Cyber threats have moved up the list of top CEO concerns, with 42% of global CEOs citing them as a major concern, according to a recent PwC survey, second only to pandemics and health crises (52%). This is a significant increase since 2020 when concern ranked fourth on the list at 33% after over-regulation, trade conflicts, and uncertain economic growth.
The reason for this spike is simple: There is a slew of new channels for digital adversaries to access your most sensitive data. Examples include increased mobile and remote networking, cloud computing, AI, IoT, insider threats, and third-party entry points. Therefore, it’s not surprising that the management of cybersecurity is fast becoming a top priority as business leaders everywhere search for the best way to tackle this challenge.
Leaders who demonstrate the greatest cyber resilience in this challenging climate are moving beyond compliance by taking a risk-based approach to cybersecurity. This approach prioritizes respective risk factors by identifying and addressing the worst vulnerabilities in the most critical areas first, and puts the primary focus on the biggest and most potentially impactful security risks, saving your organization time and money.
Here are a few considerations as you explore the benefits of taking a risk-based approach to cybersecurity.
Narrow your focus to the highest risks
To understand the value of the risk-based approach helps to look at how cybersecurity has historically been handled. The common “maturity-based approach” is a sustainable, repeatable, and mature enterprise risk management program. It is a “monitor everything” or “build to control everywhere” approach. But, in today’s ultra-connected world, these umbrella programs are not enough. Today, we need a more strategic, risk-based approach to help control the most relevant and vulnerable areas of potential risk.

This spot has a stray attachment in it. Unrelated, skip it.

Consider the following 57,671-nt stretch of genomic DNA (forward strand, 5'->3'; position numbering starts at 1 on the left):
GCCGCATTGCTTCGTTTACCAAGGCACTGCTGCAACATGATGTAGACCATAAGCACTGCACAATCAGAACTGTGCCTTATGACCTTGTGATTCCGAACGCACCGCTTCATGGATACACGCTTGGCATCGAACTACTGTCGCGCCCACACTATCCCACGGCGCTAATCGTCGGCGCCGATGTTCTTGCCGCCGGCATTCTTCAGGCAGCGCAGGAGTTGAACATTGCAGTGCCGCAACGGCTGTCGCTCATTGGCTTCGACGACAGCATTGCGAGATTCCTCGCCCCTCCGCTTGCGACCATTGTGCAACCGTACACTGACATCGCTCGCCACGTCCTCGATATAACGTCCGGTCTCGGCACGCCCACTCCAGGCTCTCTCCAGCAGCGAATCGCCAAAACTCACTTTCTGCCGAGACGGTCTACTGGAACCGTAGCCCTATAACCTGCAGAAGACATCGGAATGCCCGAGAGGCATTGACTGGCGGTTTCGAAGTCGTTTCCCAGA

Prioritize your IT security investments
It’s largely impossible to prevent all cyberattacks or chase down every cyber risk. So you must determine where to prioritize IT security investment—in terms of time and money—by identifying the gaps in your security programs that expose the potential for the greatest business impact. There will likely be numerous gaps, but they won’t all represent the same level of risk; it’s wise to rank the potential business impact so you’re positioned to address the biggest risks first.
Identify your target risk appetite
Using the risk-based approach to mitigate risk lets you reach your “target risk appetite”, or the amount and type of risk you are willing to accept in pursuit of your business goals. As reported by McKinsey, one company that did this increased its projected risk reduction 7.5 times above the original program at no added cost, simply by reordering the security initiatives in its backlog according to the risk-based approach.
Ask yourself key questions
When assessing a cyber threat, try not to make fear-based decisions or universal assertions that over-generalize a threat’s true impact. A risk-based methodology allows you to ask the right questions relative to vulnerabilities to rank the severity of the threat based on your specific and possibly unique environment.
- What is the real risk to the company?
- Do we use the product or system that’s vulnerable?
- If so, is it a vulnerable version or used in a way that realistically puts the company at risk?
- Are there mitigating controls?
- What would the actual reality of the impact be?
It’s also important to ask defining questions relative to third parties to determine your level of risk acceptance, such as:
- What data is involved?
- Is it regulated?
- What type of connectivity exists?
Answering these questions will help you rank your vulnerabilities and serve as an important reminder that not all risks are equal. You may be willing to accept a lower level of security if the true risk is very low. Conversely, in high-risk and or regulated environments, your tolerance for anything other than full prevention may be low to non-existent.
Learn more and act!
Remember: If an approach to cybersecurity is informed by fear or attempts to treat all vulnerabilities equally, its runway for success will be short. A risk-based approach provides confidence that you’re making the right long-term IT investments to tackle the most impactful risks to your business first.
Click here for additional considerations as you explore the risk-based approach to cybersecurity, including:
- How to measure success and useful metrics to track;
- Alternative cybersecurity methodologies that can help provide structure around your IT security planning;
- The evolving role of your organization’s IT security department and executive leadership team;
- And tips to stay vigilant against security threats.